Barack Obama Gets High Marks for Economics But Not for Rhetoric

His economic team is full of superstars, but Obama is coming up short lately when talking to Americans.


I'm gonna give President-elect Obama an A+ for the prose of governing, and a C- for the poetry.

Who would have thought that the guy who's been criticized for the past two years as naught but a sweet-talking celebrity would perform so well in the governing process, and come up so short on the inspirational rhetoric?

Again, today—great appointments, as Obama continues to assemble his team of superstars.

What's better than having Larry Summers or Timothy Geithner advising you on economic policy? Having Larry Summers and Timothy Geithner on your squad. And let's throw in the wicked smart Christina Romer, and the sure-handed Melody Barnes, for good measure.

Good, too, is the emphasis on bipartisanship. The country desperately needs to be unified, as Obama works his way through two wars and an economic meltdown. Could anything be worse right now than a bunch of partisan haggling?

But—and Rob Schlesinger, you're the expert on presidential rhetoric—am I wrong in saying that Mr. Charisma is coming up waaaaayy short when talking to Americans?

Or are we really supposed to be thrilled and reassured by the bunch of blah-blah-blah we just heard?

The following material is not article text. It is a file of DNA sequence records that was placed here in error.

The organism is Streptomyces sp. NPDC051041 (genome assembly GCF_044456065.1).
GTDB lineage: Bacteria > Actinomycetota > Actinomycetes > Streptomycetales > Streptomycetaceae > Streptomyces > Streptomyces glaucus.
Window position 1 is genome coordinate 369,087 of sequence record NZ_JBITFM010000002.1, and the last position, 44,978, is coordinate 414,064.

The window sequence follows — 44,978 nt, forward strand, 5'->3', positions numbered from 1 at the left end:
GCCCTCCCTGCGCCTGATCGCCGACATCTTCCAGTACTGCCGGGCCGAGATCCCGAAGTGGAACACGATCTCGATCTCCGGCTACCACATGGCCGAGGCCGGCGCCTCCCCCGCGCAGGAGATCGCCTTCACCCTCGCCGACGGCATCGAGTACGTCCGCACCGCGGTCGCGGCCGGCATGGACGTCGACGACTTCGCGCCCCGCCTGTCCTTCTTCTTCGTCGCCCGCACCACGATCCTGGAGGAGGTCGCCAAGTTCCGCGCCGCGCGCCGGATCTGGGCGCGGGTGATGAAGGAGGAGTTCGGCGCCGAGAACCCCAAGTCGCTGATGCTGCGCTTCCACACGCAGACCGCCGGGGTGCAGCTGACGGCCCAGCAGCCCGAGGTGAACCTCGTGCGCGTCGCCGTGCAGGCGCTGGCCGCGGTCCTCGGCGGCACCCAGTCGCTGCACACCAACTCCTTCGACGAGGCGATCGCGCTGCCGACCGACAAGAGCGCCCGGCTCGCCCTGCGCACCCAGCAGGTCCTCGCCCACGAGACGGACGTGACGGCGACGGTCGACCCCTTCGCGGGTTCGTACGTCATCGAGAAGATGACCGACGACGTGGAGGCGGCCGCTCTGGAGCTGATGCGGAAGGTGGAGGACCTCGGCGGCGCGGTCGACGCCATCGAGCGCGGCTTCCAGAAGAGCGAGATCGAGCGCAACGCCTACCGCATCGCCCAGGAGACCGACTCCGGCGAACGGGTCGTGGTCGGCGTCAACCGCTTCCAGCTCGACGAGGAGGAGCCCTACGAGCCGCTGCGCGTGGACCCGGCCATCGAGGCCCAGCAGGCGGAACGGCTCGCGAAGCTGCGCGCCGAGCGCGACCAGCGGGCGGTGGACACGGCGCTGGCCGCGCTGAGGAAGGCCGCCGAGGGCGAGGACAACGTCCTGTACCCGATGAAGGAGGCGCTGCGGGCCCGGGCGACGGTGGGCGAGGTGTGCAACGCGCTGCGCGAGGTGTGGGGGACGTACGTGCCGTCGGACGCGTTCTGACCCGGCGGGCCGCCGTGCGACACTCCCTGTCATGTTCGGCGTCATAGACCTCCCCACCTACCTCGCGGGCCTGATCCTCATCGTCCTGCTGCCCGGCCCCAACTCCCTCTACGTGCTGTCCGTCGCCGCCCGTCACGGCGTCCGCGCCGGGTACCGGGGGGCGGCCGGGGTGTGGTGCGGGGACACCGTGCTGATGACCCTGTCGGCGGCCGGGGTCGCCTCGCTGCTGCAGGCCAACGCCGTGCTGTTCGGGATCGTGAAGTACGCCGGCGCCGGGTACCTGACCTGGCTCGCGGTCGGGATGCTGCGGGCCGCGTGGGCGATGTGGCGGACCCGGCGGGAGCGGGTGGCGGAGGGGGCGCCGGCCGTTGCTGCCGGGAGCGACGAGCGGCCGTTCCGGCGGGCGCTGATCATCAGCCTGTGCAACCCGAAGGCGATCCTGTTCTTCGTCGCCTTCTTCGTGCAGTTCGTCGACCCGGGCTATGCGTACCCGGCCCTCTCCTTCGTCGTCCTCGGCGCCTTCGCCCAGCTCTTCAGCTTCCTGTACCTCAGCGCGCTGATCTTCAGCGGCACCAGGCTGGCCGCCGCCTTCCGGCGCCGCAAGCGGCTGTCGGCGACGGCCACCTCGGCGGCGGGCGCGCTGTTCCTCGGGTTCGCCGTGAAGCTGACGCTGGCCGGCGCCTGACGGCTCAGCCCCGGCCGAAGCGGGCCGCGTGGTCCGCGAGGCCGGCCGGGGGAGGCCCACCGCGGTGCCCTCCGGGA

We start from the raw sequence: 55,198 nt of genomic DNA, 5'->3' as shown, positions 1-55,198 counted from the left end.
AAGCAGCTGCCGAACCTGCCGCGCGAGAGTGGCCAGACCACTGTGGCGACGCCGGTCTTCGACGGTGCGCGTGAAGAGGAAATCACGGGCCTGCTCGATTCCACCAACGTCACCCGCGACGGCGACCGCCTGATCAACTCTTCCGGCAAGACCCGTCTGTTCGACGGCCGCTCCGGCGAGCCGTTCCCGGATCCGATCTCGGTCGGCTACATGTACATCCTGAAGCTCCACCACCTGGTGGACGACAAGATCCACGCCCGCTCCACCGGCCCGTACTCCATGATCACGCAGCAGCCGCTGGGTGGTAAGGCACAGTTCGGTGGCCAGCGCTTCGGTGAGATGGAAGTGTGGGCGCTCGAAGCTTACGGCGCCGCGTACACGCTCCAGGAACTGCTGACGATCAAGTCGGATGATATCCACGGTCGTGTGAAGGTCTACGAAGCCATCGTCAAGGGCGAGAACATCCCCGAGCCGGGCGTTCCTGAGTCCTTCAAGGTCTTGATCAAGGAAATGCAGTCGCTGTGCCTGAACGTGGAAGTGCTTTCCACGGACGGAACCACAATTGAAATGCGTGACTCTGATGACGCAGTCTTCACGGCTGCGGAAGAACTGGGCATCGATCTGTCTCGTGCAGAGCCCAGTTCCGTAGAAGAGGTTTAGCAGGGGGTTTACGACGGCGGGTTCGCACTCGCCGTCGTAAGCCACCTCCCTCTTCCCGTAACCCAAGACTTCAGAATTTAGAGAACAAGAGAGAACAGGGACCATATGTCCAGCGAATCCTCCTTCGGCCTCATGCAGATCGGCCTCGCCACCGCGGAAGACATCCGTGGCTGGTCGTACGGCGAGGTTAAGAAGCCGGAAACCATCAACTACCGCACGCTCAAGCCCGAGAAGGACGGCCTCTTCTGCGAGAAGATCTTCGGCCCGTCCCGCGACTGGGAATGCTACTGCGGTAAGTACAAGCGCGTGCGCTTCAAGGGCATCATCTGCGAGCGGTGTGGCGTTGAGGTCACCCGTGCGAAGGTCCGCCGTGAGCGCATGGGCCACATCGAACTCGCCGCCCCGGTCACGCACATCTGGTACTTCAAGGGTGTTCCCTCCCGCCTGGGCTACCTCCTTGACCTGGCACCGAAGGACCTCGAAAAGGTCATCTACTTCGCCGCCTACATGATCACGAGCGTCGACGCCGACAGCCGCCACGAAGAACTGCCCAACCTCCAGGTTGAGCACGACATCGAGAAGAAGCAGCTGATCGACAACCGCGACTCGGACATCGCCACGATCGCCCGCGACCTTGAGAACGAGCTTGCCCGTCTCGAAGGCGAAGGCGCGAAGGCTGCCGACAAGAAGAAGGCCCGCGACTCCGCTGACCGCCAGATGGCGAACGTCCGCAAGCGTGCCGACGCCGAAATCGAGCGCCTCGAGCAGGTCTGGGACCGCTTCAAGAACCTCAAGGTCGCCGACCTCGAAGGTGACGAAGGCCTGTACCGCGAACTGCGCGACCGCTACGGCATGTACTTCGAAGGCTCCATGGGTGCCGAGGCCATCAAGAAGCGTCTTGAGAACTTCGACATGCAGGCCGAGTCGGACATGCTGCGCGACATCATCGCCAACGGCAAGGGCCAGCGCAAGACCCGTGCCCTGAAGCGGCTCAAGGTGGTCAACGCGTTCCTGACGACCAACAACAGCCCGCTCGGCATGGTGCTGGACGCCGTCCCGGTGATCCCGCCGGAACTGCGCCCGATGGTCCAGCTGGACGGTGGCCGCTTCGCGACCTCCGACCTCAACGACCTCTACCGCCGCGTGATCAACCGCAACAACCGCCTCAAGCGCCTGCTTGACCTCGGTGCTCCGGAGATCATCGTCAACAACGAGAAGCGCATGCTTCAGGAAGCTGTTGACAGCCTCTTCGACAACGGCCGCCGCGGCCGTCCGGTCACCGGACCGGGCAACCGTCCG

"We need a recovery plan for both Wall Street and Main Street." Now there is a toad of a cliché.

I know he is not president. I know he has to save something for the inaugural address. I know he's exhausted from a two-year campaign. I know he has to go into virtual lockdown as his advisers run a gazillion details by him, and every foreign head of state phones to congratulate.

In normal times, it would be fine for a president-elect to disappear, re-charge the batteries, bask a little and work on his plans for a new administration.

But these are not normal times, and the inauguration is still two months away. Obama needs to dazzle, and get folks swooning again. He should not let the hope and excitement of his victory dissipate.

  • Click here to read more by John Aloysius Farrell.
  • Click here to read more from the Thomas Jefferson Street blog.
  • Click here to read more about the Obama transition.
  • Click here to read more by Robert Schlesinger.